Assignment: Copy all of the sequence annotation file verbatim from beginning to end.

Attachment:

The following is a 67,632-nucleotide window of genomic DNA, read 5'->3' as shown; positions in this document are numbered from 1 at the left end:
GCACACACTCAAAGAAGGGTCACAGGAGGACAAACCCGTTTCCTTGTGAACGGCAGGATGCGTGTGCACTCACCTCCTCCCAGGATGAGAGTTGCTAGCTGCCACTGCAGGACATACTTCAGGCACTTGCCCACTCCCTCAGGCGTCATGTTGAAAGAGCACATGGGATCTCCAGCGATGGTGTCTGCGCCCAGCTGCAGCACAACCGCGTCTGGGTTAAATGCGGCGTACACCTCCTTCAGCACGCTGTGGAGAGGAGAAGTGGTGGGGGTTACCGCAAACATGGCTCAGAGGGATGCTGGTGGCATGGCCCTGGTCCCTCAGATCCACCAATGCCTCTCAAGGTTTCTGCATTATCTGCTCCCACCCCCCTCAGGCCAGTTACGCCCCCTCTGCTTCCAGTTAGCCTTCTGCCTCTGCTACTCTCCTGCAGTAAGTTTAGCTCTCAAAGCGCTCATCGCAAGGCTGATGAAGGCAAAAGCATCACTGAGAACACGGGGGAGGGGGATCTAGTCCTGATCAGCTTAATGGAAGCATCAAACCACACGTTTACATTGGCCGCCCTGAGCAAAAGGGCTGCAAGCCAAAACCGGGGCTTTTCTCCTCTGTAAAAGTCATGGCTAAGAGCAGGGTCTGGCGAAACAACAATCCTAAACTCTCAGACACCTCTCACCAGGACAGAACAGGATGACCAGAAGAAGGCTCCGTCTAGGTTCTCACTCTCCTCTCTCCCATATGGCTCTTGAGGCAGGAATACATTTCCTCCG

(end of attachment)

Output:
The following is a 67,632-nucleotide window of genomic DNA, read 5'->3' as shown; positions in this document are numbered from 1 at the left end:
GCACACACTCAAAGAAGGGTCACAGGAGGACAAACCCGTTTCCTTGTGAACGGCAGGATGCGTGTGCACTCACCTCCTCCCAGGATGAGAGTTGCTAGCTGCCACTGCAGGACATACTTCAGGCACTTGCCCACTCCCTCAGGCGTCATGTTGAAAGAGCACATGGGATCTCCAGCGATGGTGTCTGCGCCCAGCTGCAGCACAACCGCGTCTGGGTTAAATGCGGCGTACACCTCCTTCAGCACGCTGTGGAGAGGAGAAGTGGTGGGGGTTACCGCAAACATGGCTCAGAGGGATGCTGGTGGCATGGCCCTGGTCCCTCAGATCCACCAATGCCTCTCAAGGTTTCTGCATTATCTGCTCCCACCCCCCTCAGGCCAGTTACGCCCCCTCTGCTTCCAGTTAGCCTTCTGCCTCTGCTACTCTCCTGCAGTAAGTTTAGCTCTCAAAGCGCTCATCGCAAGGCTGATGAAGGCAAAAGCATCACTGAGAACACGGGGGAGGGGGATCTAGTCCTGATCAGCTTAATGGAAGCATCAAACCACACGTTTACATTGGCCGCCCTGAGCAAAAGGGCTGCAAGCCAAAACCGGGGCTTTTCTCCTCTGTAAAAGTCATGGCTAAGAGCAGGGTCTGGCGAAACAACAATCCTAAACTCTCAGACACCTCTCACCAGGACAGAACAGGATGACCAGAAGAAGGCTCCGTCTAGGTTCTCACTCTCCTCTCTCCCATATGGCTCTTGAGGCAGGAATACATTTCCTCCG